Samantha Saeger '04 doesn't just run. She dashes through woods and brush, leaps stone walls, sprints through fields, and finishes races spattered with mud, her shins scratched by branches and thorns. "Sometimes you're running through a marsh up to your knees," Saeger said.
Samantha Saeger '04
And another thing. She does all this while reading a map.
Saeger is an elite competitor in orienteering, a grueling sport that is a sort of extreme cross-country race combined with the ability to navigate unfamiliar terrain by map and compass. Orienteering is most popular in Scandinavia, whose competitors traditionally top the field at international competitions. Yet Saeger, who lives in Newton, Mass., bested many of the world's top orienteers at the world championships in Denmark in August. Her 29th place finish in the sprint event was the best performance by an American woman since 1985, when another American came in 29th. "My dream goal was top thirty," Saeger said.
She has been dreaming about orienteering since she was in grade school, when her parents, Judy Karpinski and Jeff Saeger, introduced her to the sport they had enjoyed for years. Saeger's younger sister Hillary also competes internationally, turning world championships into family affairs.
Requiring stamina, agility, and the ability to make strategic route decisions on the fly, the sport would seem to be a natural for fitness-crazed Americans. Yet it remains relatively unknown outside the circle of fervent competitors, family, friends, and fans. "It's hard to be a spectator when people are running through the woods," Saeger said.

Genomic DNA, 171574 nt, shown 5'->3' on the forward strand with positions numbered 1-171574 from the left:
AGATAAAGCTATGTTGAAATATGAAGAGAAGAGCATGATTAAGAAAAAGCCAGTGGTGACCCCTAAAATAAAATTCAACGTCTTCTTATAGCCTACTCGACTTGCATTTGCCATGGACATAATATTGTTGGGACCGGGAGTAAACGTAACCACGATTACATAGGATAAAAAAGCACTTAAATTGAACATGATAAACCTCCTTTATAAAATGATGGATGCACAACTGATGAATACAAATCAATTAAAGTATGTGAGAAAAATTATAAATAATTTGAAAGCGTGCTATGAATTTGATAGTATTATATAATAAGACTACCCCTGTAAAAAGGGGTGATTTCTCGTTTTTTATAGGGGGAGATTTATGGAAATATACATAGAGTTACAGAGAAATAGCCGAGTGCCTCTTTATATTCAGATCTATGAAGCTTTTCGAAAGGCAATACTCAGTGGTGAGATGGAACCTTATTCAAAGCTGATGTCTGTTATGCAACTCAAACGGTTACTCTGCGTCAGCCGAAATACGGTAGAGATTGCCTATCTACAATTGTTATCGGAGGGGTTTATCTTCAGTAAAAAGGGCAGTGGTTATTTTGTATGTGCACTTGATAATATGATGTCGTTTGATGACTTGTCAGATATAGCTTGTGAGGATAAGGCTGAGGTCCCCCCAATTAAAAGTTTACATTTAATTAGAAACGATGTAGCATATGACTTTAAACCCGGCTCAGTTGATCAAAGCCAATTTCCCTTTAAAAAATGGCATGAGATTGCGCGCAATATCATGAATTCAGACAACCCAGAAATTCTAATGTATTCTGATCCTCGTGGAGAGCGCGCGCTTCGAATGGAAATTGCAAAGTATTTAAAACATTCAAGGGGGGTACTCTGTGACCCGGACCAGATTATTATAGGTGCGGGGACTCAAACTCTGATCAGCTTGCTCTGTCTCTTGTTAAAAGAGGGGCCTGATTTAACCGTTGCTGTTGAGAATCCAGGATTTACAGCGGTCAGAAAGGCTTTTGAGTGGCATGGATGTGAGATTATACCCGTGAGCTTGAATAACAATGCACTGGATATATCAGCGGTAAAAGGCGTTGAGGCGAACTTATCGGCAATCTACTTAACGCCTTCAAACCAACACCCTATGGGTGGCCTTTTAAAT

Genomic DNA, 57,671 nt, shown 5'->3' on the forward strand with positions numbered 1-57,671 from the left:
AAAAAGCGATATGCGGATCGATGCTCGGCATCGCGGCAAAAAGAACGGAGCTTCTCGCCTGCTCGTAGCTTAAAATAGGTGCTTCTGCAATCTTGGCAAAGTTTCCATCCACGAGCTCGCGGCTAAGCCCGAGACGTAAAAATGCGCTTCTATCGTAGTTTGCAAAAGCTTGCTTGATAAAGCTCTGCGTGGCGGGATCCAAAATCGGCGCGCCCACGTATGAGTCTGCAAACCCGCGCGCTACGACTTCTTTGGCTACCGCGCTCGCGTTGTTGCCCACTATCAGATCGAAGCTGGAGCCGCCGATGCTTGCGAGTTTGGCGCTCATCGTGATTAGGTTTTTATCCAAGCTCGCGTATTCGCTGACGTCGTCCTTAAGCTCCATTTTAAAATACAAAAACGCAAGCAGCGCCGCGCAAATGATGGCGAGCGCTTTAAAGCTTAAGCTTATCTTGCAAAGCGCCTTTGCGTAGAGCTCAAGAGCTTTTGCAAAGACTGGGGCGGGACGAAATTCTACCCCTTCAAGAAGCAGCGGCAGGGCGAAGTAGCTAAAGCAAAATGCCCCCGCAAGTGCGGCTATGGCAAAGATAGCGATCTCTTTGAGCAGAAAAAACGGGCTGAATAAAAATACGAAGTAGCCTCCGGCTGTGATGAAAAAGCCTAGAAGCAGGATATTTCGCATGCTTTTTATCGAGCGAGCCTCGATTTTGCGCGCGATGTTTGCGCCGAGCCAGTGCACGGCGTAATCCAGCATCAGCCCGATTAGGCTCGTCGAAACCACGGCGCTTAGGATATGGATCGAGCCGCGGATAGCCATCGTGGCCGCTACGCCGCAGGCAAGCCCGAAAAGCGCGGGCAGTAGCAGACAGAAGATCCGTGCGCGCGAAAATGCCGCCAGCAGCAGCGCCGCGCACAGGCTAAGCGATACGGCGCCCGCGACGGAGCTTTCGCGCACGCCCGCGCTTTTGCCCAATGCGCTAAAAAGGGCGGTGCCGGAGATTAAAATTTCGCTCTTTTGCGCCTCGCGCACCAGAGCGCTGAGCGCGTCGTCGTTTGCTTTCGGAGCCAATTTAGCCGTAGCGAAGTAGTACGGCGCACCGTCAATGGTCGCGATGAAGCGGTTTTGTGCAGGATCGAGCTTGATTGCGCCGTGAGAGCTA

The sport calls for competitors to find their way to several ordered points or "controls" marked on a specially made orienteering map that shows types of vegetation, water bodies, stone walls. Using compasses to orient their maps, competitors set off after a staggered start, taking routes that may vary according to their skills, preferences, and judgment. Saeger said she's gotten good at running over rough terrain and looking at maps at the same time"no small feat. "Orienteers joke that they bring a book when they go running on roads," she said.
Road running may seem tame, but it's part of the training regimen for running courses that typically range from six to eight kilometers in length, though the actual distance traveled depends on the route chosen"and whether an orienteer becomes disoriented, a.k.a. lost. Saeger said she runs 10-minute kilometers, which might seem slow but isn't, considering the terrain and the need to read a map en route.
Saeger said she loves running through the woods but also enjoys a sport that simultaneously engages her body and uses her brain.
She was to begin a graduate program in special education at Wheelock College, beginning in September. But orienteering was also on the horizon: Saeger is one of five women on the A squad of the U.S. National Senior Orienteering Team, a group that planned to compete in the North American championships in Ontario in October. She said that at 24, she hasn't peaked and still is learning the sport. "I can get so much better than I am now," Saeger said.